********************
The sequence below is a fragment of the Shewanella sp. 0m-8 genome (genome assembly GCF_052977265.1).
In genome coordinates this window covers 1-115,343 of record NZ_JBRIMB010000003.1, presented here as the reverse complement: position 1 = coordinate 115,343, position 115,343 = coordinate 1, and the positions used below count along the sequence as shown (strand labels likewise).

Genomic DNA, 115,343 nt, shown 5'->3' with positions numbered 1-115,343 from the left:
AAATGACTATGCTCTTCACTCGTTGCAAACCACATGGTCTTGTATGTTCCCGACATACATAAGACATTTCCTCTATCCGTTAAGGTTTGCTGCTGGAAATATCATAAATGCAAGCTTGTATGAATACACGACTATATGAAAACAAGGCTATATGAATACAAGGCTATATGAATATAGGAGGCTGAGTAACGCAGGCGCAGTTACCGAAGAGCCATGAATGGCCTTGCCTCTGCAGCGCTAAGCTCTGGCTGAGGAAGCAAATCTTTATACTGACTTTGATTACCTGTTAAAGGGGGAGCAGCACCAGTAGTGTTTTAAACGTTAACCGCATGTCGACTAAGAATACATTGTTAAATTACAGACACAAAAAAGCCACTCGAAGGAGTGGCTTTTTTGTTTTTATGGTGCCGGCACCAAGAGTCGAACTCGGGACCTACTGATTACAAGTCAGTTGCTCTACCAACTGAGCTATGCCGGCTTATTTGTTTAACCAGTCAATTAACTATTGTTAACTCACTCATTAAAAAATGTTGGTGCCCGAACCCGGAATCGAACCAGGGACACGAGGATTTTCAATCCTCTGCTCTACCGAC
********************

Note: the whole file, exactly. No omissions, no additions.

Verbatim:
The sequence below is a fragment of the Shewanella sp. 0m-8 genome (genome assembly GCF_052977265.1).
In genome coordinates this window covers 1-115,343 of record NZ_JBRIMB010000003.1, presented here as the reverse complement: position 1 = coordinate 115,343, position 115,343 = coordinate 1, and the positions used below count along the sequence as shown (strand labels likewise).

Genomic DNA, 115,343 nt, shown 5'->3' with positions numbered 1-115,343 from the left:
AAATGACTATGCTCTTCACTCGTTGCAAACCACATGGTCTTGTATGTTCCCGACATACATAAGACATTTCCTCTATCCGTTAAGGTTTGCTGCTGGAAATATCATAAATGCAAGCTTGTATGAATACACGACTATATGAAAACAAGGCTATATGAATACAAGGCTATATGAATATAGGAGGCTGAGTAACGCAGGCGCAGTTACCGAAGAGCCATGAATGGCCTTGCCTCTGCAGCGCTAAGCTCTGGCTGAGGAAGCAAATCTTTATACTGACTTTGATTACCTGTTAAAGGGGGAGCAGCACCAGTAGTGTTTTAAACGTTAACCGCATGTCGACTAAGAATACATTGTTAAATTACAGACACAAAAAAGCCACTCGAAGGAGTGGCTTTTTTGTTTTTATGGTGCCGGCACCAAGAGTCGAACTCGGGACCTACTGATTACAAGTCAGTTGCTCTACCAACTGAGCTATGCCGGCTTATTTGTTTAACCAGTCAATTAACTATTGTTAACTCACTCATTAAAAAATGTTGGTGCCCGAACCCGGAATCGAACCAGGGACACGAGGATTTTCAATCCTCTGCTCTACCGAC